Having plenty of piles of organic matter to hand, we soon managed to build several lasagne layers on top of the cardboard, but changed our plans in a couple of places after having chewed over our ideas a bit. I’d marked out a fairly huge bed in one place but given we plan to plant a curve of hedge near one end of it, Roger suggested we left an area to keep as grass as it will make the perfect sheltered, sun-drenched spot for a seat. I love the way our garden designs evolve like this, it’s partly why I never feel inclined to draw a proper design . . . which is a terrible confession for someone studying permaculture, I know. 😆 We often come up with our best ideas spontaneously and I like the fluid nature of this, the fact that nothing is set in stone and we can change our plans if that’s what feels right. I read a timely reminder this week that gardeners are an integral part of their ecosystem and whilst it’s all too easy to focus on the practicalities of producing food or supporting wildlife, we need to bear in mind that a little ornamental planting simply for the sake of beauty or some scattered seats and hammocks for rest and relaxation are not sinful indulgences. Ah well, a seat in the sun it is, then!
Although this can feel such a dead and empty time of year, we are still enjoying a decent fresh harvest from the garden, namely cabbage, kale, chard, leeks, parsnips and Jerusalem artichokes along with rocket from the tunnel. Digging a few bits and pieces for a tray of mixed roast veg this week, we lifted what must be the biggest crop we’ve ever had from a single Jerusalem artichoke tuber, incredible when I remember how we literally just shoved them in the ground last winter and forgot all about them. Talk about thriving on neglect! The white garlic I planted a few weeks ago has sent up rows of glossy green shoots; there is something wonderful about that brave new growth and the promise of food to come next summer.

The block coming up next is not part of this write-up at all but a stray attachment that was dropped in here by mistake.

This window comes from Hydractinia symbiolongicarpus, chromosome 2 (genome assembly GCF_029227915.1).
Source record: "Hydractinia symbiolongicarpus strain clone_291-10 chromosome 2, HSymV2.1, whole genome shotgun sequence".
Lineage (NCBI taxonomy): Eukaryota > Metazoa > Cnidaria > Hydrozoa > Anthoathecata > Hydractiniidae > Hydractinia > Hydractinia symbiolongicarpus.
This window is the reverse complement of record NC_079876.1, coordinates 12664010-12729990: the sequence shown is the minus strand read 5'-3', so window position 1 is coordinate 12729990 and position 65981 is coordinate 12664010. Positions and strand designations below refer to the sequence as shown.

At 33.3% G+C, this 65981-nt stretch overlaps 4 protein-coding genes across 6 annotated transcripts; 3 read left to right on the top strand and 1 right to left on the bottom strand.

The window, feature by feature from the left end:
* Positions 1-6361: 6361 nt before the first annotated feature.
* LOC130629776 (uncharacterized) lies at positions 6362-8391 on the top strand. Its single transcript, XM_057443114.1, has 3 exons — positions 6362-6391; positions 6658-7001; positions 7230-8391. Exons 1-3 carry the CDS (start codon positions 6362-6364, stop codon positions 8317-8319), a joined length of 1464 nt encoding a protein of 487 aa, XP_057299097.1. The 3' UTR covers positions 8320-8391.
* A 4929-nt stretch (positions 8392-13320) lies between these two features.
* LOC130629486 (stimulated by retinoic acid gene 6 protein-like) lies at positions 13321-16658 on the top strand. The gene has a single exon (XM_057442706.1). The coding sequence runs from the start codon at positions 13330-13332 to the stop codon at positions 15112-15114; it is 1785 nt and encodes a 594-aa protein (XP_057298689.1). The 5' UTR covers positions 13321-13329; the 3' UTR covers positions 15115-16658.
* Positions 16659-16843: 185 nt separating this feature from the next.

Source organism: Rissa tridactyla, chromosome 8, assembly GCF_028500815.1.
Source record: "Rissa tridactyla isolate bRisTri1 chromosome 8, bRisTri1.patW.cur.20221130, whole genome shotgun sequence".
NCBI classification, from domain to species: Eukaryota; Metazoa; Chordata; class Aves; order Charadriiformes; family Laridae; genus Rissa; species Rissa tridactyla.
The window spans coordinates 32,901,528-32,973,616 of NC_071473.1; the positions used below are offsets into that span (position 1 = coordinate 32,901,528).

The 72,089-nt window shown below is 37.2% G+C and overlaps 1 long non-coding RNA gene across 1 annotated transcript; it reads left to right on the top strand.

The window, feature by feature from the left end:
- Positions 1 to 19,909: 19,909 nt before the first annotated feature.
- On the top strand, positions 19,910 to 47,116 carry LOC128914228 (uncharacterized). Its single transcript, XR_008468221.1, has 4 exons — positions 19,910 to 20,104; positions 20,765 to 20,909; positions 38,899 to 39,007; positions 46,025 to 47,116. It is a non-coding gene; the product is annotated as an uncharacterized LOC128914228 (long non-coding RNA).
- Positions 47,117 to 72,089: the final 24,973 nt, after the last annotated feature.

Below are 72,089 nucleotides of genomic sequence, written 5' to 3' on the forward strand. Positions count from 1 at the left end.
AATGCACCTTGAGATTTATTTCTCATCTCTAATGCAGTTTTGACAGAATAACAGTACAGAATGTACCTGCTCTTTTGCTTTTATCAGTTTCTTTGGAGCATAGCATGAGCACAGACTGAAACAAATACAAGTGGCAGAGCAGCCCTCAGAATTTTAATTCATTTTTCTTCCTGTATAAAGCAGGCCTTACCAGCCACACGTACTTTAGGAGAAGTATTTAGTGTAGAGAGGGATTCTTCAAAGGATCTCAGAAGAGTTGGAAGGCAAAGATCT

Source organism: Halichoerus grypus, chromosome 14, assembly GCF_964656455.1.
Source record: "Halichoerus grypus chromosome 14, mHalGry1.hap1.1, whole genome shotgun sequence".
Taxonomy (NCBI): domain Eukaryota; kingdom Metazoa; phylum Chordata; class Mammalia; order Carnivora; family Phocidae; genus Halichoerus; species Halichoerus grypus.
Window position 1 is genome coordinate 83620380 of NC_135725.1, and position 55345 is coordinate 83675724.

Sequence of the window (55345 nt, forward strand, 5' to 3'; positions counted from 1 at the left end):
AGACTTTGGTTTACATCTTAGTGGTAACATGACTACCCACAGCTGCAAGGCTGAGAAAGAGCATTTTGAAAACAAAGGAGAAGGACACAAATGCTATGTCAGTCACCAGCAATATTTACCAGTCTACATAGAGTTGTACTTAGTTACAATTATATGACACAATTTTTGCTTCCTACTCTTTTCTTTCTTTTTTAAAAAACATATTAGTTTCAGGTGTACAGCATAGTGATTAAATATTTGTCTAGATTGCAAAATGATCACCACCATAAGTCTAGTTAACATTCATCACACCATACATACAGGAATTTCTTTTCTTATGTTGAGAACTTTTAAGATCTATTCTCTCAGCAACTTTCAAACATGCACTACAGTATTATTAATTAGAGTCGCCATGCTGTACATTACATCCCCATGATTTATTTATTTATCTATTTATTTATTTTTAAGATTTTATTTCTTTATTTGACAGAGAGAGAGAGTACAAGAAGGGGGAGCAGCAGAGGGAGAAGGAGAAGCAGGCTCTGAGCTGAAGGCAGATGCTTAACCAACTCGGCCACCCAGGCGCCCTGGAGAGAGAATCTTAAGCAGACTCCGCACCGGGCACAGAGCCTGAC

The wind might be as light as thistledown but it’s a north-easterly, sharp as honed steel, the kind that makes our nose and eyes stream and nips at fingers and toes even when they’re snuggly wrapped in many layers. It has a brittle, metallic tang that makes me think of pine forests and snowfields so many miles to the north, places where the land is deeply frozen and daylight scant and scarce. I think, too, of Sam and Adrienne in Norway and our shared sadness and disappointment that their long hoped-for visit has been cancelled as a result of the Covid situation. How many more times must we go through this? 😪 I can take or leave Christmas at the best times but now I have no stomach for it at all; my healing will come – as it always does – from immersing myself in the garden and local landscape, no matter how grey and drear it might look. I will bring in some greenery and light a few candles to celebrate the passing of the solstice; we will cook a lovely meal together and raise a toast to our loved ones, wherever they may be, in the hope that 2022 will bring us the time together we crave. On a kitchen shelf sits a Kilner jar of sloe gin I made specially for Sam and Adrienne and I shall keep it as a gift until we are finally able to see them. For me, the rich jewelled magenta of the macerating fruits, a celebration of nature’s autumnal bounty, is now a symbol of hope and optimism, something to bring smiles and banish sadness. The days might be dark and the landscape bleached but there is still joy and comfort to be found in colour, light and love. To everyone kind enough to read my ramblings, whether you are celebrating this festive season or not, I wish you a healthy, happy and peaceful time. Until next year, my friends . . ! 😊